CPI helps you in selecting those XML tags nicely – as you can choose which part of the XML reply from S4HC you are interested in (here – I select A_SalesOrder), then to select the specific tags and finally set up your filter/sort:
When multiple APIs in your S4HC Public Edition system are available, it is pretty easy to toggle to these and select data too.
Block 11. Groovy Script
With the XML based reply received back from S4HC one cannot work directly in an API call to ChatGPT. Therefore I created a groovy script which executes several steps:
- Convert (“parse”) the XML tags from S4HC into static texts
- Create a text line which shows these tags in a sentence. This sentence I store in a variable “info”
- Create additional text which will be interpreted by ChatGPT in order to write an email. This text I store in variable “the_email_content”
- Define the conversation to ChatGPT – here, I want it to act like being a “useful assistant” to reply to the content it gets from a “user”. This content is the combination of “info” and “theemail_content”.
- Determine the Authorization and Content-Type which are both required to call the ChatGPT API in the next iFlow component. Note that here the unique ChatGPT API secret key is used – this key you get from login into ChatGPT API and then select “Generate Secret Key”
Making this groovy scripted was very much helped by using SAP Digital Assistant – which is a GPT4 based tool and a real powerhouse helping you creating and improving groovy scripts – and tons of other things!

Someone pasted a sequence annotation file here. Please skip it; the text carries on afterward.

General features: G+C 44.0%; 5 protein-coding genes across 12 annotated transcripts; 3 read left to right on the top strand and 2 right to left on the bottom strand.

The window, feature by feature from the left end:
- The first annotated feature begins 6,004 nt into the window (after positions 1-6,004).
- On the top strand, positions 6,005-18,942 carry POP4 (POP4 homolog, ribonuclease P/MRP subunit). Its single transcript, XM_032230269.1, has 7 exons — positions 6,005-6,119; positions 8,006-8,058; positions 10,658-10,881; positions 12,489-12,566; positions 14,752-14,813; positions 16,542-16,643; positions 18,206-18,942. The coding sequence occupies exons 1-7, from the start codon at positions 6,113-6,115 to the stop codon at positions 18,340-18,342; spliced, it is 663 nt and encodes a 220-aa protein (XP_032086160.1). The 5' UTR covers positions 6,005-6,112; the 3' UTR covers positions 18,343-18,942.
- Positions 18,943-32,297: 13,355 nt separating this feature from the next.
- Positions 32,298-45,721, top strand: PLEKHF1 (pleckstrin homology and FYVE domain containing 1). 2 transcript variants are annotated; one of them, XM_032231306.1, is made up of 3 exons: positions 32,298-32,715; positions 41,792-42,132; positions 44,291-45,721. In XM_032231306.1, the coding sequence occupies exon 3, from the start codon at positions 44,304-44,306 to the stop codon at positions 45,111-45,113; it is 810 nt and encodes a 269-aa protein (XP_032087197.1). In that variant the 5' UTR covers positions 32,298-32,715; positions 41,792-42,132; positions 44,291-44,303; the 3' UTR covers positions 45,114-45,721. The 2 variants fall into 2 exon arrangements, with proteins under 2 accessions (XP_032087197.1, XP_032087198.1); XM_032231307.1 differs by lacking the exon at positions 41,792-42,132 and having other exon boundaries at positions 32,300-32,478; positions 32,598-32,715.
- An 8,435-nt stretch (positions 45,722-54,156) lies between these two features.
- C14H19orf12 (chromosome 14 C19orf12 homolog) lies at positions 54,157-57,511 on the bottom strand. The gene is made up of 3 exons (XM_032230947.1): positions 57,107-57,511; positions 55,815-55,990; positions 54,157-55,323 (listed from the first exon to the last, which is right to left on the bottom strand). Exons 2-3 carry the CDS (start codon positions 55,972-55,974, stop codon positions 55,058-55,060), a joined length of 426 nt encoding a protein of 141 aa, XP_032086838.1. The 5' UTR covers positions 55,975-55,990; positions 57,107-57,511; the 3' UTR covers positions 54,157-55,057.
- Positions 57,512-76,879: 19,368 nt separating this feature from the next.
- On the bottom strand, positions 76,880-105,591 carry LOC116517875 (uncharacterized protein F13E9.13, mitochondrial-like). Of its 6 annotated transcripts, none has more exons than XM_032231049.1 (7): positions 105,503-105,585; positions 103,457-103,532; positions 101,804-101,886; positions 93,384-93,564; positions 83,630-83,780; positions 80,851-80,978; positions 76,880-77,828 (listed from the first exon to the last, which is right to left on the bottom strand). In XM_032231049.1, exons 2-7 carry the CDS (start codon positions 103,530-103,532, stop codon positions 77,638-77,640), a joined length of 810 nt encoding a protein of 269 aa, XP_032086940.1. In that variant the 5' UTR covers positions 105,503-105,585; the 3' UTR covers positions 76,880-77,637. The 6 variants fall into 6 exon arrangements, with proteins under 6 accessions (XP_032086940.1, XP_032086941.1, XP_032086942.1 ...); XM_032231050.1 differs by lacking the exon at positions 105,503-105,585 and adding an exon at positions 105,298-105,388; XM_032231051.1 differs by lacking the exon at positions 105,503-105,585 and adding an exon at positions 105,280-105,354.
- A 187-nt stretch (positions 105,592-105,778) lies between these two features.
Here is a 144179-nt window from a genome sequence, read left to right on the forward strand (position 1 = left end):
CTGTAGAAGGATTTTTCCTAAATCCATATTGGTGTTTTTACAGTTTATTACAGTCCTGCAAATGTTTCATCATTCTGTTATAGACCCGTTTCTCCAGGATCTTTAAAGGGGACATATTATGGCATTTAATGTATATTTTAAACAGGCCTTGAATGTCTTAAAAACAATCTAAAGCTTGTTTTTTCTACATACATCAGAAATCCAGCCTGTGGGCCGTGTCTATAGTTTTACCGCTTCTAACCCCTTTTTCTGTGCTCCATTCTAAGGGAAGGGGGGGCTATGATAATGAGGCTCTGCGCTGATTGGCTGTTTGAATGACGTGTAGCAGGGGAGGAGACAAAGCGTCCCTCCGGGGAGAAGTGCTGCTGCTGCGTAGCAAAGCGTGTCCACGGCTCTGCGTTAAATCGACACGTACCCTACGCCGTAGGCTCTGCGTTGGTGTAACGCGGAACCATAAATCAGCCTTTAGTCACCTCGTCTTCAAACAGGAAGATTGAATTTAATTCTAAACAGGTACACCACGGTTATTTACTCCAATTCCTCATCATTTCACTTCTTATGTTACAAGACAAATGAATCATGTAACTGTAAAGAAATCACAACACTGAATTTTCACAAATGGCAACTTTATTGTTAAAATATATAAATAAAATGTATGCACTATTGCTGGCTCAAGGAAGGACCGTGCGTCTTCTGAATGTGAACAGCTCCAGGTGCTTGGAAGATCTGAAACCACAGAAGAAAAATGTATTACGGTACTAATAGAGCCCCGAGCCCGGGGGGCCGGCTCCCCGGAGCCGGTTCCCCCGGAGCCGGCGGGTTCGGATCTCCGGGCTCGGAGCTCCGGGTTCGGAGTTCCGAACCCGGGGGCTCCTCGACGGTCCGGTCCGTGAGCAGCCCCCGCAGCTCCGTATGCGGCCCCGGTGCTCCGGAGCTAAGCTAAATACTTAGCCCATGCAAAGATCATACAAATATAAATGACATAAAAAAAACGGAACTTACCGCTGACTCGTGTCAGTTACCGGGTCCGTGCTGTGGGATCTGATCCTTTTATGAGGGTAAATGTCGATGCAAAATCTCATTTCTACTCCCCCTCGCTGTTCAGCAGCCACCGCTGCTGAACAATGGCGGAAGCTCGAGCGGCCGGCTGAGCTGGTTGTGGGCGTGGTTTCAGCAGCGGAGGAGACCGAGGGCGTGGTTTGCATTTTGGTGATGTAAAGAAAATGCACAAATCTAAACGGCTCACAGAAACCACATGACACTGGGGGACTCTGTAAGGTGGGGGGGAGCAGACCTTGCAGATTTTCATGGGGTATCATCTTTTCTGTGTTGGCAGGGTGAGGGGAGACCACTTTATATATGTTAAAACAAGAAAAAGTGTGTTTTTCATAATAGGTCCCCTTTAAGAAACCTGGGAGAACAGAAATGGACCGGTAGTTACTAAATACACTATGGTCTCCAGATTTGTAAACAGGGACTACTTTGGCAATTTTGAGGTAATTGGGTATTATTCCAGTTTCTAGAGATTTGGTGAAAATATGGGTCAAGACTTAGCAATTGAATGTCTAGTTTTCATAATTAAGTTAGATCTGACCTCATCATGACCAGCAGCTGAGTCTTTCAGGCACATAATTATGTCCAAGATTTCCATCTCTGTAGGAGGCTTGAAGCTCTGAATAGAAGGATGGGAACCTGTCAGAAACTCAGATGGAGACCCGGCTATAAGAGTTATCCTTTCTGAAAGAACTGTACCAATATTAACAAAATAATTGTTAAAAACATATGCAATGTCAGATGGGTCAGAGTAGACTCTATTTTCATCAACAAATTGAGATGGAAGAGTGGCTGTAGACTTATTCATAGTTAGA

it is in groovy script that the “ChatGPT magic” happens in terms of how a reply must be made – I am sure there are better ways, but as I am a rookie in ChatGPT too this is the best I could make given the time I had given myself for my challenge:
I must admit that does look a bit groovy and spooky, ay?
Block 12. Request Reply
Here, I execute the HTTPS call to ChatGPT API. As the message and details were set in my groovy script in Block 11, the HTTP definitions are all it takes to get a response from ChatGPT.
The URL Address I use is associated with gpt-3.5 and is publicly available. In order to let CPI use the API POST it is required to store a certificate from ChatGPT. I had to perform some trial&error in order to get to the proper certificate provider – but once I could get it out an “incognito browser” which opens https://api.openai.com/v1/chat/completions and the “peeling off” the certificate which you store on your laptop then upload into CPI “Keystore”.
Block 13. JSOn to XML Converter
I have been toggling with this step a bit – as it seems not to do much:
But If did not convert the JSON reply from ChatGPT API into XML he last step 14 would gave challenges in properly parsing text. It was here where SAP Digital Assistant gave me good guidance too!
Block 14. Groovy Script
This step executes a the parsing of the incoming XML from step 13 and this script then prepares a readable body text which is used in step 15.
Block 15. Message Flow
This one has exactly the same content as the one in Block8.
So that’s all folks!
How does the end-result look like? Here is a 15 seconds video showing the receiving of an email and looking at its content – things all determined by this iFlow with realtime calls to SAP S/4HANA Cloud Public Edition and ChatGPT being performed in the background.
Finally in this blog I give a few examples of POSTMAN input/output. Note that the results – structure and texts used – differ! This is due to the nature of ChatGPT API and the way how I make it perform its work determined in my Groovy script in Block 11 …
This is a contribution by SAP.